To search for news about “fraternities” today is to be confronted with a slew of high-profile tales of hazing, racism, and sexual assault, from Syracuse University’s Theta Tau members caught on video using racial slurs to a Baylor University alum accused of raping another student at his fraternity house. Less than a month ago, the University of California, Irvine suspended its Sigma Alpha Epsilon chapter after one of its members was found dead. In movies like the recently released Pledge, joining a fraternity literally becomes the stuff of nightmares. The dominant narrative around fraternities has long been one of peer pressure, blackout drinking, and cruel hazing rituals. So why are so many male students, especially white ones, as excited as ever to join them?
Michael Kaufman, cofounder of the White Ribbon Campaign, calls fraternities “part of the firmament of patriarchal privilege, power, and preparation” in the United States, and in her new book, Fraternity: An Inside Look at a Year of College Boys Becoming Men, journalist Alexandra Robbins documents the significant benefits that come with being a part of these exclusive networks. More than 80 percent of Supreme Court justices, including Brett Kavanaugh, are members of fraternities, as are the vast majority of Fortune 500 CEOs and leaders across the most powerful parts of American society. Perhaps this access to power is why the North American Interfraternity Council—which governs nearly all of America’s historically white fraternities—reported a 50 percent increase in new pledges between 2005 and 2015. According to Robbins, one out of every eight students at a four-year college lives in a fraternity or sorority. But frat brothers, who she writes make up about “13 percent of male students” overall, believe their story is more complicated than what negative headlines might suggest.
Robbins’s 2004 book Pledged: The Secret Life of Sororities followed a handful of mostly white college-aged women in painting a picture of Greek life on college campuses, and the approach here is similar. The author shadowed a few white students for more than two years as they rushed fraternities, and also spoke with hundreds of other current and former “brothers.” She discovered that a self-described desire to “become a better man” is the most common reason college-aged men decide to join fraternities. The result is a work that explores contemporary American masculinity without indicting Greek life or the men who participate in it. In fact, Fraternity is intentionally written as a guide for students who want to discern the differences between “good” and “bad” fraternities.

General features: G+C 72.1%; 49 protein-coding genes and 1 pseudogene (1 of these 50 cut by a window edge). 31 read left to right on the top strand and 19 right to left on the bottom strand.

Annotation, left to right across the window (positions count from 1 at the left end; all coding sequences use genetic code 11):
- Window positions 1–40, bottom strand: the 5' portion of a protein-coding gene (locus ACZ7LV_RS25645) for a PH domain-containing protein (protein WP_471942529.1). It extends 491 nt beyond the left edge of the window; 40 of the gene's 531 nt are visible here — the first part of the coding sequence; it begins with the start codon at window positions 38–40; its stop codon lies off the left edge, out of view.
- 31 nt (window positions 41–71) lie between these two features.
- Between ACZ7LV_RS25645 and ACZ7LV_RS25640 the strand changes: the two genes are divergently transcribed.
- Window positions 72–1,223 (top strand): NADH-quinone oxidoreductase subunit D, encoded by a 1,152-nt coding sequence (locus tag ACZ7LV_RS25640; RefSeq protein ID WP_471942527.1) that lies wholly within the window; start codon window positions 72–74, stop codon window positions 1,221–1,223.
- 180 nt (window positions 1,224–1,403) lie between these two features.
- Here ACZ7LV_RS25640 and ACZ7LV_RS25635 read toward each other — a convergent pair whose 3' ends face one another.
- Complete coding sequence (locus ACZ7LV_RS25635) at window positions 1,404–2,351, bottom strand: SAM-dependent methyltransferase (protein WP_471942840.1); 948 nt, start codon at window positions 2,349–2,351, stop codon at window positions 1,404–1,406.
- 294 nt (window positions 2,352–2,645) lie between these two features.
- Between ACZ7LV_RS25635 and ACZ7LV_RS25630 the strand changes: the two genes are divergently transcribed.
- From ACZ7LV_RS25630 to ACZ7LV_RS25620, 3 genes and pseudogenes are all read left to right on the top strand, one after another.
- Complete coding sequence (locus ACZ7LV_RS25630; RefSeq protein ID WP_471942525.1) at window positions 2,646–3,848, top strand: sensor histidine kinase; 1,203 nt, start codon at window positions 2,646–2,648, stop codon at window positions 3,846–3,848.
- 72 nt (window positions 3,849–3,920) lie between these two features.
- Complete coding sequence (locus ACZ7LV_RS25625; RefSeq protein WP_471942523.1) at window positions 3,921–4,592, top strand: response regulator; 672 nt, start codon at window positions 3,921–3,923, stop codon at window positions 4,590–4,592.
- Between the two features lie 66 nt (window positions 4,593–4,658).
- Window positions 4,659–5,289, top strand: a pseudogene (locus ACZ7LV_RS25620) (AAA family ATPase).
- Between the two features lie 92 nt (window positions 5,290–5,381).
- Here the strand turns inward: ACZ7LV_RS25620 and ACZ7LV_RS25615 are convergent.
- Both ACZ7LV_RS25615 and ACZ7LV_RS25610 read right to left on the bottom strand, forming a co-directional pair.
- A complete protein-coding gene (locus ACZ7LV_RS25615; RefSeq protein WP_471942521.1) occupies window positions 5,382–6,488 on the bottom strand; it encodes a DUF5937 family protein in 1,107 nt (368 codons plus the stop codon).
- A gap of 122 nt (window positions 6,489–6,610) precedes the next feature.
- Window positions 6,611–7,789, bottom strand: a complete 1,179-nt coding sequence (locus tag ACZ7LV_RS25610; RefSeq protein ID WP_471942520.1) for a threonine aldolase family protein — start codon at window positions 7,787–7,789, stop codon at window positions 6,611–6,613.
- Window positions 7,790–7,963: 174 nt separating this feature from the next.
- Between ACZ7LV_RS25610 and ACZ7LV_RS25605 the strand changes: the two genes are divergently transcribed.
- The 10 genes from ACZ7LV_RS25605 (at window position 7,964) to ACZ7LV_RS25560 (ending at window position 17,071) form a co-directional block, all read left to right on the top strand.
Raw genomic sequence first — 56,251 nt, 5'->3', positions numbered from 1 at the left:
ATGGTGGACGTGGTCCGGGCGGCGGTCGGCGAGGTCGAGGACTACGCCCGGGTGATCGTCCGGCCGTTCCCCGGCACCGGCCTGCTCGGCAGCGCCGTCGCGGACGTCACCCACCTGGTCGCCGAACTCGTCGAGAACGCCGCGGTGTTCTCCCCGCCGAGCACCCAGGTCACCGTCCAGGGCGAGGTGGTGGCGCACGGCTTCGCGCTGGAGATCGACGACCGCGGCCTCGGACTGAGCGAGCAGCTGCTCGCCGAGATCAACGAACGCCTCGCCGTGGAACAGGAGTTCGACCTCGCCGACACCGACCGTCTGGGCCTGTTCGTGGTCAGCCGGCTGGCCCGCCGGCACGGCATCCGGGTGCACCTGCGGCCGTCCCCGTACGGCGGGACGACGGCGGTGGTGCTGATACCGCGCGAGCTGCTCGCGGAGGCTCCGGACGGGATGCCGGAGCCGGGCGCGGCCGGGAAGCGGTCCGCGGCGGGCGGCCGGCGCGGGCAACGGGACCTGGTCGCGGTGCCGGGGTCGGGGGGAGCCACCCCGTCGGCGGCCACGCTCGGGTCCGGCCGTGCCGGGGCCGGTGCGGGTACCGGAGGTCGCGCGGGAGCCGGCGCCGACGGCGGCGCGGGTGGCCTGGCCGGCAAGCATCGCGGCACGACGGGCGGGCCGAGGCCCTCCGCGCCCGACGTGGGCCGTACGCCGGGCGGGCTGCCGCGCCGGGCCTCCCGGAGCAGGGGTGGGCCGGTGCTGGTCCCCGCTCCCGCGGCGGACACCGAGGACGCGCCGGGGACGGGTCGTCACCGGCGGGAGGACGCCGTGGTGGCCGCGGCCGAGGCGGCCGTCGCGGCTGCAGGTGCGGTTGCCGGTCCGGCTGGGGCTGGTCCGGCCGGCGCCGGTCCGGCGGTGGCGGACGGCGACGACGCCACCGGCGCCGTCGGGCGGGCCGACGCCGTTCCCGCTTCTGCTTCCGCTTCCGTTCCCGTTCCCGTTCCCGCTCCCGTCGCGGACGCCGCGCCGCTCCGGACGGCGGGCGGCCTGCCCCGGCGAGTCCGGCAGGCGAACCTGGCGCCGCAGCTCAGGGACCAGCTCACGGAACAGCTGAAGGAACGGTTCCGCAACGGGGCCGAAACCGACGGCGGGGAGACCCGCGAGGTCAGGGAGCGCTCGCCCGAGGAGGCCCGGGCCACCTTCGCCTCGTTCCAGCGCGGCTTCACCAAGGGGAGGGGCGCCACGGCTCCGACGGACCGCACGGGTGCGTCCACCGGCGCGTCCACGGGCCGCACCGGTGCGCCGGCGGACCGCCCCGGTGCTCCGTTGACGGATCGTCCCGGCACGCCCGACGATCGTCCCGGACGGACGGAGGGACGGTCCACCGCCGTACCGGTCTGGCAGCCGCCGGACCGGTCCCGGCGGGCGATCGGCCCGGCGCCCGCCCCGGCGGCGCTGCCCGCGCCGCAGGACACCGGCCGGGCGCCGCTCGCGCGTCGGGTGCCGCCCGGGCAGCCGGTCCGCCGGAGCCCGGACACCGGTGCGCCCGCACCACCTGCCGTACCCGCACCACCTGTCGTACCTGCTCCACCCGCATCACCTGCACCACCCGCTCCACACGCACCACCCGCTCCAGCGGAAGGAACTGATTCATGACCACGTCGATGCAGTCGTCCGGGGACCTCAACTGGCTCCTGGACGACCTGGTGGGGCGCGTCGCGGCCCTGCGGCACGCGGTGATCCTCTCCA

By joining these men in their search for “better” Greek life, the book sits within a larger conversation about redefining masculinity, which has expanded to include everything from a viral Gillette commercial to a web series called Man Enough hosted by Jane the Virgin star Justin Baldoni (and sponsored by Harry’s razors). The widespread challenge to traditional manhood has, according to Robbins, left many young men feeling lost, lonely, and in search of the kind of brotherhood that fraternities purport to offer. She also contends that despite their privileges, straight white men need supportive communities, and that the key to shifting rape culture on campuses might just be in the hands of proactive fraternity members who are intent on reforming these troubled, powerful institutions.
Researchers have found that campus sexual assaults are more likely to occur at fraternities than anywhere else, largely because they host unsupervised parties, have the means to purchase tons of alcohol, and are packed with young men eager to display their power. Fraternity includes disturbing examples of how white fraternities pressure members into misogynist bonding, from cheering on rape jokes to dehumanizing fat women. But Robbins quickly points out that it’s unfair to paint all fraternities with the same brush, since many do not engage in these activities and misogyny exists in nearly every societal institution.
Nevertheless, according to the book, fraternities—and the graduates who often move on to positions of power elsewhere—have an outsized influence on cultural belief in and understanding of “ideal” masculinity, and are well-positioned to create change. In this context, a “good” fraternity does not espouse the toxic ideals they’ve become synonymous with, but instead models a healthier path forward. To highlight this difference, Robbins compares the trajectory of a freshman named Jake—who is initially skeptical of frat life but ultimately succumbs to its appeal—to that of a sophomore named Oliver, a chapter president struggling to lead his fraternity away from stereotypes.
She draws a distinction between “frat guys” and the “gentleman fraternal man” in which Jake’s “brothers” represent the former (encouraging hazing and degrading women) and Oliver embodies the latter in his determination to manage parties, crack down on hazing, discourage homophobia, and respect women. Oliver’s fraternity, Robbins writes, “was relatively healthy partly because it didn’t emphasize hypermasculinity,” and that “the brothers were exposed to a variety of productive masculine expressions such as hard work, passion for hobbies, and individualism.” Robbins points out that prioritizing “work as a measure of masculinity,” as the “better” fraternities do, has been shown to decrease heavy drinking. What’s less interrogated though is what makes such expressions distinctly “masculine” or when the imperative to be productive or gentlemanly might veer into hypermasculinity.